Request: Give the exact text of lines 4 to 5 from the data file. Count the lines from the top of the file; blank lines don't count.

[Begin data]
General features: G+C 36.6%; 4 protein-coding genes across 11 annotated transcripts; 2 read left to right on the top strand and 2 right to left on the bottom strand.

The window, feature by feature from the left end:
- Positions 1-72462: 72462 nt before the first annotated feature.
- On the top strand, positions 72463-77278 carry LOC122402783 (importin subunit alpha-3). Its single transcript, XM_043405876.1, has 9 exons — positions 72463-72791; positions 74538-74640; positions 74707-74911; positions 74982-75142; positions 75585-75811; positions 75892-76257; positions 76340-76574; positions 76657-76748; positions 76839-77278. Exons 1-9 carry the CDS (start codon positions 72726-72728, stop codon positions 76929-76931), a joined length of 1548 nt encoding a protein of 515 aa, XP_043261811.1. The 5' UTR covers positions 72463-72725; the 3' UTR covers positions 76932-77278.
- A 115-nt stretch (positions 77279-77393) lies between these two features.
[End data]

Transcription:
- On the top strand, positions 72463-77278 carry LOC122402783 (importin subunit alpha-3). Its single transcript, XM_043405876.1, has 9 exons — positions 72463-72791; positions 74538-74640; positions 74707-74911; positions 74982-75142; positions 75585-75811; positions 75892-76257; positions 76340-76574; positions 76657-76748; positions 76839-77278. Exons 1-9 carry the CDS (start codon positions 72726-72728, stop codon positions 76929-76931), a joined length of 1548 nt encoding a protein of 515 aa, XP_043261811.1. The 5' UTR covers positions 72463-72725; the 3' UTR covers positions 76932-77278.
- A 115-nt stretch (positions 77279-77393) lies between these two features.